In step 4 I include an alternate way to select just the 2020 row. It’s a Select SQL step that says select * from input where Year = '2020'. That doesn’t change anything here; I could omit either step 3 or step 4 without affecting the outcome; I include step 4 just to show that SQL is available at any point to transform the output of a prior step.
Which is fantastic, but wait, there’s more. In step 5 I use a Python step to do the same thing in terms of a pandas dataframe. Again this doesn’t affect the outcome, I’m just showing that Python is available at any point to transform the output of a prior step. Providing equivalent methods for novices and experts, in a common interface, is extraordinarily powerful.
I’m noticing now, by the way, that step 5 doesn’t work if you’re not logged in. So I’ll show it to you here:
Step 6 transposes the table so we can reason about the fuel types. In steps 3-5 they’re columns, in step 6 they become rows. This is a commonly-needed maneuver. And while I might use the SQL in step 4 to do the row selection handled by the widget in step 3, I won’t easily accomplish the transposition that way. The Transpose step is one of the most powerful tools in the kit.
Notice at step 6 that the first column is named Year. That’s a common outcome of transposition and here necessitates step 7 in which I rename it to Fuel Type. There are two ways to do that. You can click the + Add Step button, choose the Rename columns option, drag the new step into position 7, open it, and do the renaming there.
You can edit anything in a displayed table. When I change Year to Fuel Type that way, the same step 7 that you can create manually appears automatically.
It’s absolutely brilliant.
In step 8 I use the Calculate step to add a new column showing each row’s percentage of the column sum. In SQL I’d have to think about that a bit. Here, as is true for so many routine operations like this, Workbench offers the solution directly:
Finally in step 9 I sort the table. The report includes it, and there I consider the question of Diablo Canyon’s contribution. According to my analysis nuclear power was 9% of the major sources I’ve selected, contributing 16,280 GWh in 2020. According to another energy.ca.gov page that I cite in the report, Diablo Canyon is the only remaining nuke plant in the state, producing “about 18,000 GWh.” That’s not an exact match but it’s close enough to give me confidence that reasoning about the nuclear row in the table applies to Diablo Canyon specifically.
Next I want to compare nuclear power to just the subset of sources that are renewable. That happens in the 2020 percentages renewable tab, the output of which is also included in the report. Step 1 begins with the output of 2020 percentages of all major sources. In step 2 I clarify that the 2020 column is really 2020 GWh. In step 3 I remove the percent column in order to recalculate it. In step 4 I remove rows in order to focus on just nuclear and renewables. In step 5 I recalculate the percentages. And in step 6 I make the chart that also flows through to the report.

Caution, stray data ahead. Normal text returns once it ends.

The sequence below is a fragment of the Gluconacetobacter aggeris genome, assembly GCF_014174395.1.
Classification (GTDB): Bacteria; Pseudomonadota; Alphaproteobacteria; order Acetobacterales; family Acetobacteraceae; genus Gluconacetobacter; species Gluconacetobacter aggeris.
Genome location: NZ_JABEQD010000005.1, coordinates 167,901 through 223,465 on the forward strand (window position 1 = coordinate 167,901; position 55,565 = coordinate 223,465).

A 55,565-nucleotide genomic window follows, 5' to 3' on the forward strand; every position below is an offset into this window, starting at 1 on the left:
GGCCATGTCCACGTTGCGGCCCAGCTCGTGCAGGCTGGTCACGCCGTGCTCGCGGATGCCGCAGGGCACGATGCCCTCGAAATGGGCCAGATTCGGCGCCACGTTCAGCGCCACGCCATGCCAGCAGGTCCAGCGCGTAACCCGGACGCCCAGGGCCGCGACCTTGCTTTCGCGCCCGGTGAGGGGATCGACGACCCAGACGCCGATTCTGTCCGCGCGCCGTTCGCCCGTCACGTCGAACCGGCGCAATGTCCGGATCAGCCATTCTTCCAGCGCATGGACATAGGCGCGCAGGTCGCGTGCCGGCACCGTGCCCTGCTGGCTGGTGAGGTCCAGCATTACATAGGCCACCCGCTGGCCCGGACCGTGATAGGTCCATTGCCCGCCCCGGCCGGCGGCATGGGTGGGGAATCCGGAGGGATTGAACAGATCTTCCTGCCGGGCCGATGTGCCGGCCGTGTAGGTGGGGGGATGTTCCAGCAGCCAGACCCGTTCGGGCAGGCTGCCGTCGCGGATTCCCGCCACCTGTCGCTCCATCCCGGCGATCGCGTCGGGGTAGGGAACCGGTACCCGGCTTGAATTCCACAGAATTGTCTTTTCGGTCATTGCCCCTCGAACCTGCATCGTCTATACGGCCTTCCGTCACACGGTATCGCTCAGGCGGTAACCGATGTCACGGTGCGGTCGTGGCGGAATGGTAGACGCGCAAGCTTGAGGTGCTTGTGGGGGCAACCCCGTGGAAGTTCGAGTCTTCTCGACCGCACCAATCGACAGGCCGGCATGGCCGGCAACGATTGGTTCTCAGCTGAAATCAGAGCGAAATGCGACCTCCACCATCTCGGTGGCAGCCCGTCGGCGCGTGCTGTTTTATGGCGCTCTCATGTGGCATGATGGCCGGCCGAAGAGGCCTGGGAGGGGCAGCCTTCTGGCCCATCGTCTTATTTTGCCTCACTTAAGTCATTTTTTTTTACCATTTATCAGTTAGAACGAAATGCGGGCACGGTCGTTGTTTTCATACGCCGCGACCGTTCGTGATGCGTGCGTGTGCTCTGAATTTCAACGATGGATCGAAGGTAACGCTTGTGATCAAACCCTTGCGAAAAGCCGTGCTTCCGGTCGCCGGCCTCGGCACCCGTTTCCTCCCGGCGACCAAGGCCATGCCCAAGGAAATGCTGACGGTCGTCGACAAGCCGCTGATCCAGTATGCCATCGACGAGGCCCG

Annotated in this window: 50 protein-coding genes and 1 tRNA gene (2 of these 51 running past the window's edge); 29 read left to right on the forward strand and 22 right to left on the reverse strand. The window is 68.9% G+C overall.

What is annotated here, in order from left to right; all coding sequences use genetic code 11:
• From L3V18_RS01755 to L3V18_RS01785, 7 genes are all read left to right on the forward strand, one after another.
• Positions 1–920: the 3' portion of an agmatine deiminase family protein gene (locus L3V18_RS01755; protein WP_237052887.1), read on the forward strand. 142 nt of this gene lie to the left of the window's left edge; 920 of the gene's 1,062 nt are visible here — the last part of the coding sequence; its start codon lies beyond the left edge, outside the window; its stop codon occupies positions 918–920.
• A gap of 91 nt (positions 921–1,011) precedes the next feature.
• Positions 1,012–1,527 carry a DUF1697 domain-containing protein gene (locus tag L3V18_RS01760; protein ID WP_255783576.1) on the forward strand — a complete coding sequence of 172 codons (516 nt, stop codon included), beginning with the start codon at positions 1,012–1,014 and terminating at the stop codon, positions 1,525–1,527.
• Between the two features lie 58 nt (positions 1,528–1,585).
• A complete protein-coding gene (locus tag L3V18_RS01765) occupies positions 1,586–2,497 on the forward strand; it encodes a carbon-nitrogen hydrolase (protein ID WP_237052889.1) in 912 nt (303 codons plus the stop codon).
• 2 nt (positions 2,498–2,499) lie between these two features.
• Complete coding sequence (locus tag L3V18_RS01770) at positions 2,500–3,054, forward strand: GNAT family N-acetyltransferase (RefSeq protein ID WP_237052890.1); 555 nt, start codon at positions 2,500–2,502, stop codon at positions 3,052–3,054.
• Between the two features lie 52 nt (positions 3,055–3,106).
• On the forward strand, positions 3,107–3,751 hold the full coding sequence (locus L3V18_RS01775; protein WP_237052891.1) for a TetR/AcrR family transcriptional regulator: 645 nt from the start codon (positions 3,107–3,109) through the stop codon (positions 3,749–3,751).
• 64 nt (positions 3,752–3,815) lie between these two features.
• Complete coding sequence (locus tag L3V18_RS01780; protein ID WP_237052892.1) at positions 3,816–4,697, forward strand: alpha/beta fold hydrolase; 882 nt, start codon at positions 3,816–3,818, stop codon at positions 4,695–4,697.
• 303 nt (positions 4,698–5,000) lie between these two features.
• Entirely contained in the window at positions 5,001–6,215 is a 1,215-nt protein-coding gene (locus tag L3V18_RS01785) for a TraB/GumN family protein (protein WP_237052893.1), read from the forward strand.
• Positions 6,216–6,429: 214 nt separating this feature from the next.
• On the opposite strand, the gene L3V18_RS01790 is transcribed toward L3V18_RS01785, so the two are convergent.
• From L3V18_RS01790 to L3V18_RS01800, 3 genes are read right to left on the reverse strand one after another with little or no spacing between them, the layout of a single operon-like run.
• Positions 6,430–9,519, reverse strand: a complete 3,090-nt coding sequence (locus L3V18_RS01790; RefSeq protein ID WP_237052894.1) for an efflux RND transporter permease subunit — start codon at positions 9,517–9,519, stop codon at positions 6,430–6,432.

Now, as I look at the chart, I notice that the line for large hydro is highly variable and appears to correlate with drought years. In order to explore that correlation I look for data on reservoir levels and arrive at https://cdec.water.ca.gov/. I’d love to find a table that aggregates levels for all reservoirs statewide since 2001, but that doesn’t seem to be on offer. So I decide to use Lake Mendocino as a proxy. In step 1 I scrape an HTML table with monthly levels for the lake since 2001. In step 2 I delete the first row which only has some months. In step 3 I rename the first column to Year in order to match what’s in the table I want to join with. In step 4 I convert the types of the month columns from text to numeric to enable calculation. In step 5 I calculate the average into a new column, Avg. In step 6 I select just Year and Avg.
When I first try the join in step 8 it fails for a common reason that Workbench helpfully explains:
In the other table Year looks like ‘2001’, but the text scraped from energy.ca.gov looks like ‘2,001’. That’s a common glitch that can bring an exercise like this to a screeching halt. There’s probably a Workbench way to do this, but in step 7 I use SQL to reformat the values in the Year column, removing the commas to enable the join. While there I also rename the Avg column to Lake Mendocino Avg Level. Now in tab 8 I can do the join.
In tab 9 I scale the values for Large Hydro into a new column, Scaled Large Hydro. Why? The chart I want to see will compare power generation in GWh (gigawatt hours) and lake levels in AF (acre-feet). These aren’t remotely compatible but I don’t care, I’m just looking for comparable trends. Doubling the value for Large Hydro gets close enough for the comparison chart in step 10, which also flows through to the report.
All this adds up to an astonishingly broad, deep, and rich set of features. And I haven’t even talked about the Clean text step for tweaking whitespace, capitalization, and punctuation, or the Refine step for finding and merging clusters of similar values that refer to the same things. Workbench is also simply beautiful as you can see from the screen shots here, or by visiting my workflow. When I reviewed software products for BYTE and InfoWorld it was rare to encounter one that impressed me so thoroughly.
But wait, there’s more.
At the core of my workflow there’s a set of tabs; each is a sequence of steps; some of these produce tables and charts. Wrapped around the workflow there’s the report into which I cherrypick tables and charts for the story I’m telling there.
There’s also another kind of wrapper: a lesson wrapped around the workflow. I could write a lesson that guides you through the steps I’ve described and checks that each yields the expected result. See Intro to data journalism for an example you can try. Again, it’s brilliantly well done.
So Workbench succeeds in three major ways. If you’re not a data-oriented professional, but you’re a thinking person who wants to use available web data to reason about the world, Workbench will help you power through the grunt work of scraping, cleaning, and combining that data so you can focus on analysis. If you aspire to become such a professional, and you don’t have a clue about how to do that grunt work, it will help you learn the ropes. And if you are one of the pros you’ll still find it incredibly useful.
Kudos to the Workbench team, and especially to core developers Jonathan Stray, Pierre Conti, and Adam Hooper, for making this spectacularly great software tool.